In a sermon, Spurgeon quotes an unnamed pastor who spoke on why God hears our prayers:
Remember, the Lord will not hear you, because of the arithmetic of your prayers; he does not count their numbers.
He will not hear you because of the rhetoric of your prayers; he does not care for the eloquent language in which they are conveyed.
He will not listen to you because of the geometry of your prayers; he does not compute them by their length, or by their width.
He will not regard you because of the music of your prayers; he does not care for sweet voices, nor for harmonious periods.
Neither will he look at you because of the logic of your prayers; because they are well arranged and compartmentalized.
But he will hear you, and he will measure the amount of the blessing he will give you, according to the divinity of your prayers. If you can plead the person of Christ, and if the Holy Spirit inspires you with zeal and earnestness, the blessings which you shall ask, will surely come to you.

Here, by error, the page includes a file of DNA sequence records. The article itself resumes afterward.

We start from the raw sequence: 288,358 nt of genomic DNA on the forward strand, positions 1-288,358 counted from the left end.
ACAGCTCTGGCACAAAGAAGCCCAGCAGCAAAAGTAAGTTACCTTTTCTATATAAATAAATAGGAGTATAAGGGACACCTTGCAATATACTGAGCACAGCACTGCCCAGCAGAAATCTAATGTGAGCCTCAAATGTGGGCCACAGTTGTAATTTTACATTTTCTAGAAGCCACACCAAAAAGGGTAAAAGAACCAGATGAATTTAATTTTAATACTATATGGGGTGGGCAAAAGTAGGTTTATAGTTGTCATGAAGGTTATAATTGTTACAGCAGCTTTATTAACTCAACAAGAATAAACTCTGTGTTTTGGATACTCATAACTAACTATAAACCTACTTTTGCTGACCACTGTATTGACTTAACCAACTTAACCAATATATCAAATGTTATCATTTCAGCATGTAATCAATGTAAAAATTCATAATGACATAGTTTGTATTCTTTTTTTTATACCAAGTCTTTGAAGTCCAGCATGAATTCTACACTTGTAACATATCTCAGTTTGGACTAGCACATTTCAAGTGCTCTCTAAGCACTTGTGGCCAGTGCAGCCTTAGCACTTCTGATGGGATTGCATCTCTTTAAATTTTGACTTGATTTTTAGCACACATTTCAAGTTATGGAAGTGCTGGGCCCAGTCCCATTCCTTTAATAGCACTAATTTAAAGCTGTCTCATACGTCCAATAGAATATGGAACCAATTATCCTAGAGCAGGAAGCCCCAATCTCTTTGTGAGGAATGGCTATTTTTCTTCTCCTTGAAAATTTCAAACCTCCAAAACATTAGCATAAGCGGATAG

You may ring that bell as long as you ever will—the Father will never weary of it.
Tell Him what His Son has done.
Remind Him of Gethsemane.
Bring up before the Father’s mind the Cross of Calvary.
Tell Him of His promise to His Son—that He shall see His seed and have a full reward.
You cannot by any possibility displease God by dwelling upon this topic. Hold Him with it, yes, hold Him with the resolution of a Jacob, and say, “I will not let You go until You bless me, for I plead the name and merit of Your only begotten Son.”